It’s an alarming fact that more rapes are carried out by men known to their victims than by strangers.

· Usually, rapists are unpredictable bullies of any shape, size, colour or creed.

· Many are good looking, likeable and often, charming men. Indeed they may be the last person you’d think would ever need to rape a woman.

Rape has little to do with sex. It has far more to do with exerting power and control over another person.

· They get off on terrorising their victim.

· Some don’t accept they’ve done anything wrong – and spend years in denial.

· Many are very devious conmen.

· Many excuse their behaviour by saying that their victim was ‘up for it’ (ready for sex) – ie. by their suggestive clothing or actions – and cried rape after the event.

Some men are not confident about their sexuality. They may even believe it’s their right to have sex with someone who flirts innocently with them, goes out for a meal or spends time alone with them.

· They don’t stop to think how they would feel if their mother, sister or even their son or daughter was the victim.

Every victim has a mother – as does every attacker.

· Few men are rapists. But any man could rape and any woman could be raped.

Male rape happens too.

· Men need to be equally aware.

· No matter how big and strong you are, you’d be weak against a gang intent on rape.

Female or male – no one has the right to force another person to do ANYTHING against their will.

Sadly, in some inner city areas, gang rape – rape by more than one man – appears to be increasing, so be vigilant.

What to do if you’re attacked

If you’re ever sexually assaulted or raped, DO tell the Police.

· Remember, however terrified you may be, your attacker WILL strike again.

· He could kill his next victim.

· An attacker must be caught and stopped.

· Give the Police all they need – eg. clothing, bedding, towels etc. used during or straight after the incident – as soon as possible.

This will help secure a conviction and other people will be safe from your attacker.

Note: It is a serious offence to accuse someone of rape without justification.

Are there any organisations that help men with a history of violence ?

Yes. There are a few excellent organizations that can help men with a history of violence. They specialise in helping men who have a history of violence either towards their partner or who hate women, despite an outward display of adulation.

Whatever excuse you use for losing your temper, which leads to violence – eg. alcohol, drugs, history of abuse or simply something someone does to upset you, you should NEVER take your anger out on others.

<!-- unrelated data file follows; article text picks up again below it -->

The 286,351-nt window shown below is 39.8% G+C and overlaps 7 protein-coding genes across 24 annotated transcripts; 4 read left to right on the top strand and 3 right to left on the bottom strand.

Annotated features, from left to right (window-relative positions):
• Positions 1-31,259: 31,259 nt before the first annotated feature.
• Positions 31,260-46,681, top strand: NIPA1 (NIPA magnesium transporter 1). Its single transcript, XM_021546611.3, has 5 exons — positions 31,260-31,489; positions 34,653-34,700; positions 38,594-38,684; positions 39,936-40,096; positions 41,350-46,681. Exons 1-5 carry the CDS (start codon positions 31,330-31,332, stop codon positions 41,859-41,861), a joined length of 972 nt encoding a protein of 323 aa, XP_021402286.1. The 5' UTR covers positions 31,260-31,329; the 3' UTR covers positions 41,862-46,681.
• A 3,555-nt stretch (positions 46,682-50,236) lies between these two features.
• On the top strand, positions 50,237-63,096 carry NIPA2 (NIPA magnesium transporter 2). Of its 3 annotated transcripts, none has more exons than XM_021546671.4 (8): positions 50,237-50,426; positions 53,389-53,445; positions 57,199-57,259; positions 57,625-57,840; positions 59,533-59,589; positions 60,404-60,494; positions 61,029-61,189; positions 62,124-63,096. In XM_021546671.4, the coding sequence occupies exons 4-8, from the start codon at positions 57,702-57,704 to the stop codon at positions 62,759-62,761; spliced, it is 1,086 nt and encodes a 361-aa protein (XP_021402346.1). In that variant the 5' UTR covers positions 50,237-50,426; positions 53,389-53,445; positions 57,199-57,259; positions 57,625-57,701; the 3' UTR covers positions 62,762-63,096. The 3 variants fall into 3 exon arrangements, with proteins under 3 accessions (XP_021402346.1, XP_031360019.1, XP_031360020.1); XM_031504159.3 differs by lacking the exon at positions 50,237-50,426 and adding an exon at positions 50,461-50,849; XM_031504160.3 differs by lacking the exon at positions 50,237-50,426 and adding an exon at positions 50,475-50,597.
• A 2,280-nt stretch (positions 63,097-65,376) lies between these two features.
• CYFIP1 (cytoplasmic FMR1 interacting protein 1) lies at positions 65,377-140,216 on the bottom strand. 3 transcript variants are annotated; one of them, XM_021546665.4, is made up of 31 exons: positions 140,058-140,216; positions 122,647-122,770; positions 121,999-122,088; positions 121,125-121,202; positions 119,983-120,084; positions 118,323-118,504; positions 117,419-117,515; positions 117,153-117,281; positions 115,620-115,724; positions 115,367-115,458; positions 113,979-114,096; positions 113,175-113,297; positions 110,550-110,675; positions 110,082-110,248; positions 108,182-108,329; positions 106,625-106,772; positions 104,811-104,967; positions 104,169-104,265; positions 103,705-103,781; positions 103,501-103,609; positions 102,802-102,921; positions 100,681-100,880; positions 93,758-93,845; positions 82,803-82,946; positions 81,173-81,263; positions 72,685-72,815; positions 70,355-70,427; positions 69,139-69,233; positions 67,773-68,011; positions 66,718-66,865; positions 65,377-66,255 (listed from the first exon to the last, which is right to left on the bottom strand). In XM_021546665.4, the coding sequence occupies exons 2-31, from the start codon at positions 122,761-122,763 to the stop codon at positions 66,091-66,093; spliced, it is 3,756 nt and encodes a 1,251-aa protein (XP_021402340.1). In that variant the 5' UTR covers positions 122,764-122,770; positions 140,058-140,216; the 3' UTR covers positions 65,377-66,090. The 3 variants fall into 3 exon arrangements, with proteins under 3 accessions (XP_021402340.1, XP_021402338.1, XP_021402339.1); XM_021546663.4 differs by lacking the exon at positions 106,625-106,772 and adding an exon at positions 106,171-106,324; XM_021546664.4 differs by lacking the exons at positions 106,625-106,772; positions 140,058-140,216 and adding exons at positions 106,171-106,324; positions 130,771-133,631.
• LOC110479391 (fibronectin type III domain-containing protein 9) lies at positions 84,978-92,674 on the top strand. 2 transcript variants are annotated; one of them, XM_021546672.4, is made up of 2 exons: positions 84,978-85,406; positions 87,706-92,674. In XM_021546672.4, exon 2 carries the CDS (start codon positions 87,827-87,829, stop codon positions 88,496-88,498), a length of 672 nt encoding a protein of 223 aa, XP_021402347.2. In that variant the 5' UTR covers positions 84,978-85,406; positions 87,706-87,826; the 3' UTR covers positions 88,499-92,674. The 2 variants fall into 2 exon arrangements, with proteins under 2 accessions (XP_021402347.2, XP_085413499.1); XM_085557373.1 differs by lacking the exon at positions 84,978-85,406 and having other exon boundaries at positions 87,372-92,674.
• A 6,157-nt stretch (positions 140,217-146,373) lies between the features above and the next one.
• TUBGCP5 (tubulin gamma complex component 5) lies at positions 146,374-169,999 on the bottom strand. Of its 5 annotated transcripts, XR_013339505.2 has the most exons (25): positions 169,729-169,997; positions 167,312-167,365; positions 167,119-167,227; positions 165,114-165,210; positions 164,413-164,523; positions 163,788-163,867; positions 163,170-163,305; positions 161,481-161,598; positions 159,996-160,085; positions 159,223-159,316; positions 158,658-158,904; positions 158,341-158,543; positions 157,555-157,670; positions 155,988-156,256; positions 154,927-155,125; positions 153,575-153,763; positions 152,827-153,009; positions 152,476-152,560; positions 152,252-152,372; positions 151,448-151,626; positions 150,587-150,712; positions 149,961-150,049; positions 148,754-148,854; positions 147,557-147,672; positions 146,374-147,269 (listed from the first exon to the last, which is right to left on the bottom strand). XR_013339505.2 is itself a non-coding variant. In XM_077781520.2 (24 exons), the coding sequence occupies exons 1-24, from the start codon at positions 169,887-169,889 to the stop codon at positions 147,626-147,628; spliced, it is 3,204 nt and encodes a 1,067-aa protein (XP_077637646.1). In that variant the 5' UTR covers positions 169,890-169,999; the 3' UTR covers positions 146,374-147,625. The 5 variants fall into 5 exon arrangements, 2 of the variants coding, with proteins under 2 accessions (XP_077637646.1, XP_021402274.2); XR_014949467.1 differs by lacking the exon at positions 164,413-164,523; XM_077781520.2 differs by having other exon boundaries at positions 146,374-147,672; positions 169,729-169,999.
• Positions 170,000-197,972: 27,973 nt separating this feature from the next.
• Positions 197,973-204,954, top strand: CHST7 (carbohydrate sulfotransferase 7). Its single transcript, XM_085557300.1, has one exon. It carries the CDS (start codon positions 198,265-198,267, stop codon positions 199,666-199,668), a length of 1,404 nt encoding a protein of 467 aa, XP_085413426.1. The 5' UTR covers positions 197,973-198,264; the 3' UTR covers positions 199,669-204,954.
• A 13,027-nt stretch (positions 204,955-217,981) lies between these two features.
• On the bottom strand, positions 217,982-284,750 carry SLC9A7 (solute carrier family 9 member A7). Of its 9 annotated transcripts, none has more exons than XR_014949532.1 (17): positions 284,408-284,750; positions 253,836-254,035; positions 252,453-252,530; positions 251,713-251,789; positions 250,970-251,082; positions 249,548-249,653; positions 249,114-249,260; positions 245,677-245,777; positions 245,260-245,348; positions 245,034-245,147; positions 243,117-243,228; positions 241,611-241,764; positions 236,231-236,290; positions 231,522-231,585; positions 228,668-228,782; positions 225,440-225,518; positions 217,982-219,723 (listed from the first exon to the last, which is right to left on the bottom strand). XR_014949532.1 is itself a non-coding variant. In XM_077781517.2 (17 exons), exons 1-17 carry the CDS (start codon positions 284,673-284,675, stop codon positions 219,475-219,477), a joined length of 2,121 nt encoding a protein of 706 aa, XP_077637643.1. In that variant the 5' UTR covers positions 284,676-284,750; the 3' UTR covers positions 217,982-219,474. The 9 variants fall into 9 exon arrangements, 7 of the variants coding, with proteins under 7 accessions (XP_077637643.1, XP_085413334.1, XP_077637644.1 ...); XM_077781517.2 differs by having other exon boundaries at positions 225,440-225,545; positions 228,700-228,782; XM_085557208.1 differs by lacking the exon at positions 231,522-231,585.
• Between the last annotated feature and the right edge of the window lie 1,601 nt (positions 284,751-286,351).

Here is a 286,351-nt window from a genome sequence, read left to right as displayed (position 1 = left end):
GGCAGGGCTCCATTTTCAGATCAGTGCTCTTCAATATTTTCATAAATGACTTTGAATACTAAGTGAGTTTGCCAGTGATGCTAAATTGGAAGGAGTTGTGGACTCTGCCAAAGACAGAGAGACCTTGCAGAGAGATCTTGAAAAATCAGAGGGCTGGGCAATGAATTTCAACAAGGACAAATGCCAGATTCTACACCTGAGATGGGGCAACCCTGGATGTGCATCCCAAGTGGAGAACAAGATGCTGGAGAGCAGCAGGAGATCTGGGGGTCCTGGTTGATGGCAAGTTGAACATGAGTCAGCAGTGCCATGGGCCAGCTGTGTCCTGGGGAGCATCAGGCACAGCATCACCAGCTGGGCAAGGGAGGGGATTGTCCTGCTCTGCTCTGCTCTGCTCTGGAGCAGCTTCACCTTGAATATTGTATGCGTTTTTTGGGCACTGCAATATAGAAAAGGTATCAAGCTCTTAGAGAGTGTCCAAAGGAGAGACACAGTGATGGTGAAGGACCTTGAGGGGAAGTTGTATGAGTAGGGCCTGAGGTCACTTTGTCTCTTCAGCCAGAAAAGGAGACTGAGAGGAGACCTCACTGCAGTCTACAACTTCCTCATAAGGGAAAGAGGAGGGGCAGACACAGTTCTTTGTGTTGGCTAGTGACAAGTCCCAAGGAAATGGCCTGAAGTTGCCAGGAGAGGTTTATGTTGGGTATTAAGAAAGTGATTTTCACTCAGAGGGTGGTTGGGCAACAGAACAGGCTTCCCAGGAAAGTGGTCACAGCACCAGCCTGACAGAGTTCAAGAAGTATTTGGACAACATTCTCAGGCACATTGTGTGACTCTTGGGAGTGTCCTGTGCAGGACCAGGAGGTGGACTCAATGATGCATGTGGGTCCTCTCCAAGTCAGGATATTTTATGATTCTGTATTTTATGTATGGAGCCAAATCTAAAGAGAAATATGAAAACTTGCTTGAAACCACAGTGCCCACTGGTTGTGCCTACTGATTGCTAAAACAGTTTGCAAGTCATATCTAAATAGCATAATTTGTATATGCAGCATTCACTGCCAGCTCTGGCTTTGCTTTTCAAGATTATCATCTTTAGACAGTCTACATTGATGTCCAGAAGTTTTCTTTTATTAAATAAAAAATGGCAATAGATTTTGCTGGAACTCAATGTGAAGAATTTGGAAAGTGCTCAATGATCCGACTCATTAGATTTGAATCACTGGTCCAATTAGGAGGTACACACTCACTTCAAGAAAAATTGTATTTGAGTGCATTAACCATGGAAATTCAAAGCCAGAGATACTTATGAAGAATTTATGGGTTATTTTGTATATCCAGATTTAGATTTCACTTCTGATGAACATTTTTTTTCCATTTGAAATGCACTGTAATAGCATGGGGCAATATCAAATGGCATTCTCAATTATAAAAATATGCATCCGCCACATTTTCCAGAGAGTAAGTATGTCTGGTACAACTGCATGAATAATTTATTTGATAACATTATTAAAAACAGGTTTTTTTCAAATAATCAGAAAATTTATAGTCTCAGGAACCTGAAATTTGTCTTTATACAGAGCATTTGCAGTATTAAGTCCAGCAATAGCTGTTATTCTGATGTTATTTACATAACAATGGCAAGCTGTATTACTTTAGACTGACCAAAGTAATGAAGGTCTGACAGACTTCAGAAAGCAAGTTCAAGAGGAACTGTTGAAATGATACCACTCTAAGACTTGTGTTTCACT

You may think you’ve got to appear big and tough but remember, it takes a big man to admit he has problems and a bigger man to seek help in dealing with them.

· Be brave, pick up the phone and get help before it’s too late. 

Drink, Drugs & Fights

Unprotected sex is often a consequence of too much alcohol – so don’t have too much – or mix types of alcohol.

· Getting drunk means you’re likely to take more risks and go home with someone to whom you’d not normally be attracted.

When a person is under the influence of drink, drugs or both, they lose their inhibitions, and common sense. They often get carried away sexually – taking more risks. They then worry about pregnancy and/or infection the next day !

· Don’t leave your drink at a table or at the bar when you go to dance.

· It’s safer to drink from a can or bottle.

· Keep your drink with you at ALL times so it can’t be ‘spiked’ (a drug slipped into it without you realising). Someone may do this for ‘fun’ but it is a criminal offence. Also, they are unlikely to know your medical history or whether you are taking any medication. They could find themselves facing serious criminal charges – for example, murder, attempted murder or manslaughter if you react seriously to the combination and collapse.

In addition – alcohol mixed with some drugs can cause serious complications – and could be fatal.

So, if you put your drink down or leave it – even with a friend – don’t touch it again. Buy a new drink from the bar.

If you’re involved in a fight and blood is drawn, assume you’re at risk of catching hepatitis and seek medical advice within 24 hours. 

When to Contact The Police

It’s important to contact the Police for several reasons:

· Harassment is a crime and is against the Law. The Law is there to protect you – stand firm and use it to protect yourself.

· Most bullies are basically cowards and if they are not stopped they will continue to frighten more victims.

· Sometimes, just realising that a victim refuses to be bullied any more – even if it means they have asked the Police to help them – the bully stops his disgraceful behaviour.

· You may also need support from friends or family but don’t let a bully – of any description – get away with intimidating you.

I’m not being harassed but I want the Police to know about something, so what can I do ?

You can ring Crimestoppers on their freephone number 0800 555 111 (UK).

· You can call your local emergency services telephone number.

· You can call into your local – or a different – Police Station.

· You don’t need to give your name.

· Your call could help to protect other people.

· Your call could prevent a crime.

· You could receive a cash reward.

© Helen Knox – 1999 – Extract from SEXplained 2… For Young People and its update, Sexplained Two – For Changing Times 2014

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Site owner: Author of Sexplained Books - Nurse Specialist in Contraception and Sexual Health, UK